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Recently reported declines in asthma morbidity1 may be difficult to interpret as they could reflect not only changes in incidence, but also changing disease severity, patient expectations, healthcare provision, and efficacy of pharmacological management. Indeed, it has been suggested that general practitioners may choose differing diagnostic labels for respiratory disease to justify prescribing medication.2
In view of these apparent inconsistencies, we used 37 practices taking part in the Scottish Continuous Morbidity Recording project (CMR) to determine possible changes in diagnostic fashion. Changes in the yearly age specific incidence (per 1000 population) were ascertained for the recording of diagnoses and symptoms including asthma, wheeze, and other respiratory illnesses including acute bronchitis, bronchiolitis, lower respiratory tract infection (LRTI), croup, chest infection, and acute respiratory infections combined (Read codes (version 2) used listed in table 1). The CMR project’s data collection processes have been described previously.3 Two child age groups were defined, namely those aged under 5 years of age (n = 12 693 children) and those aged 5–14 years (n = 30 165 children). Trends of disease incidence for six 12-month periods starting 31 March 1996 and ending 31 March 2002 were tested for linear association using the Mantel-Haenszel χ2 test, giving p for trend using Epi Info version 6.0 (Centers for Disease Control and Prevention, Atlanta, Georgia, USA). The study protocol was approved by the Scientific Advisory Group of the Primary Care Clinical Informatics Unit–Research, which is the registered guardian for these anonymised data.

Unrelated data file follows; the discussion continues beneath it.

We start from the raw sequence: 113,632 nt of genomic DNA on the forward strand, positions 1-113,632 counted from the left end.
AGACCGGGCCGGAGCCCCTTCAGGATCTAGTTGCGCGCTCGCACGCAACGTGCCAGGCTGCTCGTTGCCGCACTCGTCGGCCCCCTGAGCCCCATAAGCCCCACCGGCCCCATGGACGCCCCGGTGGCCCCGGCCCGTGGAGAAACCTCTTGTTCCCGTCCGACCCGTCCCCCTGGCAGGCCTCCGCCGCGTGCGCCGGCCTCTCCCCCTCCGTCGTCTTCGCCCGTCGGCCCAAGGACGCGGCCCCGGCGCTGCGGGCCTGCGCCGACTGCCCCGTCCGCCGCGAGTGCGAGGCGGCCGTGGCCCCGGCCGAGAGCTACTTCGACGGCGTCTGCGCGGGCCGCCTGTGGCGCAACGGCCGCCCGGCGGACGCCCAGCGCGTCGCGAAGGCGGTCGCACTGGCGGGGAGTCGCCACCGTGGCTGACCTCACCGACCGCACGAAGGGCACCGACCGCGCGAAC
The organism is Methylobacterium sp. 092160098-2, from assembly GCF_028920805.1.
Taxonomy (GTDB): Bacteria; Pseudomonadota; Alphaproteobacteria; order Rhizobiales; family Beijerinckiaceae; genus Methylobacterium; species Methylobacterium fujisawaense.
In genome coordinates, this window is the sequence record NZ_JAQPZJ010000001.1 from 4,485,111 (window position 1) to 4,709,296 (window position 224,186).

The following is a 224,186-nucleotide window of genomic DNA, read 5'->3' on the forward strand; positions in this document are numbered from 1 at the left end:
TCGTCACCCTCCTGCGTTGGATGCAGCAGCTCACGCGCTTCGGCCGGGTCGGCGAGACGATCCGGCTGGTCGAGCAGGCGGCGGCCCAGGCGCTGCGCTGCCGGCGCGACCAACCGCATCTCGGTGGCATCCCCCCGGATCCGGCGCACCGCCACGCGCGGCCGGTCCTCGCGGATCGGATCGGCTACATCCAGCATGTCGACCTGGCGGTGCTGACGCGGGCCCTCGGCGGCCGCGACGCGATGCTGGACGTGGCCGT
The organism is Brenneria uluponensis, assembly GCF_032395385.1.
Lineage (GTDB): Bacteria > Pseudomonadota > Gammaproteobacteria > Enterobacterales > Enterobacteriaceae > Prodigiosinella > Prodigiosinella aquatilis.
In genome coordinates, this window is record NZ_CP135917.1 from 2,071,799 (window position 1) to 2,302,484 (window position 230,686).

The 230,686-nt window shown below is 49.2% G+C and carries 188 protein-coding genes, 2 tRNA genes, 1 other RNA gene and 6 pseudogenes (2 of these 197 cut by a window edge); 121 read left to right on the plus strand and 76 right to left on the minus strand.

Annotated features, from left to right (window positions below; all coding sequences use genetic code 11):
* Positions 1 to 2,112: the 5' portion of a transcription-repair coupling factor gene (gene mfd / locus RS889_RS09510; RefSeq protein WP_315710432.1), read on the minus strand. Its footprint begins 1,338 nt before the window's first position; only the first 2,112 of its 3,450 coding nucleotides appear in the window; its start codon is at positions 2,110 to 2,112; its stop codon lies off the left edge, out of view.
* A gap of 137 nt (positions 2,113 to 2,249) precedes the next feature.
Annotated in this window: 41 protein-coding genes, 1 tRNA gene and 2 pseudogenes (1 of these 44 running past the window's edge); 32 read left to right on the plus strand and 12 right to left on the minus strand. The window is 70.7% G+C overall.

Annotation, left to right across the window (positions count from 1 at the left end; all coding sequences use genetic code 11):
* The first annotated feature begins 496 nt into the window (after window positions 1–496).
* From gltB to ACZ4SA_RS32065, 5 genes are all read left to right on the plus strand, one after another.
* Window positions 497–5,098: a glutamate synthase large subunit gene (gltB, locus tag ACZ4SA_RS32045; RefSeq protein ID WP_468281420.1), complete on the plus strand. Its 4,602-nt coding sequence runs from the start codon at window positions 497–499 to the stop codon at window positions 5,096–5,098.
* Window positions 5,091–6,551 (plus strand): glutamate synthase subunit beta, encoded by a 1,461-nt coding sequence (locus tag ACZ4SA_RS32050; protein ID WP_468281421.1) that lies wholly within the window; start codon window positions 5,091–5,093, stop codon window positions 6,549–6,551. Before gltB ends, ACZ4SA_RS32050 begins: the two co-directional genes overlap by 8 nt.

In the youngest age group, there was a declining trend in the incidence of asthma (p < 0.001), with the rate of wheeze incidence more than doubling over the study period. There was a small increase over the study period in the number of patients presenting with both asthma and wheeze (n = 16). Increases in the six year study period were observed for all other diseases considered as an alternative diagnosis for asthma (diagnostic transfer) (p < 0.001). Overall, there was an increase in incidence rates for those recorded as having any one study disease or symptom (p < 0.001). Similar trends for asthma and wheeze were found for children aged 5–14 years.
In the present study, physician diagnostic labelling has been shown to change with time. There was a clear reduction in the labelling of the incident cases of asthma and evidence was also found for an increase in other diseases and symptoms that could be used as alternative diagnostic labels for asthma. Although these changes may have been influenced by British asthma guidelines published in 1997,4 which reiterated the importance of a correct diagnosis, changes in computer coding procedures should not have occurred, as a standard Read code dictionary was used by trained CMR practice data operators throughout the study period. These trends may have implications for large scale population surveys or studies that utilise data collected from routine clinical activity, leading to the accidental reporting of artefact.
The authors are grateful to the general practitioners who provided practice data to the Primary Care Clinical Informatics Unit–Research.
Competing interests: Peter J Helms has performed consultancies for Glaxo-Wellcome, Astra-Zeneca, and Merck Sharp & Dohme. Michael Taylor, Amanda Lee, and Colin Simpson have no competing interests.
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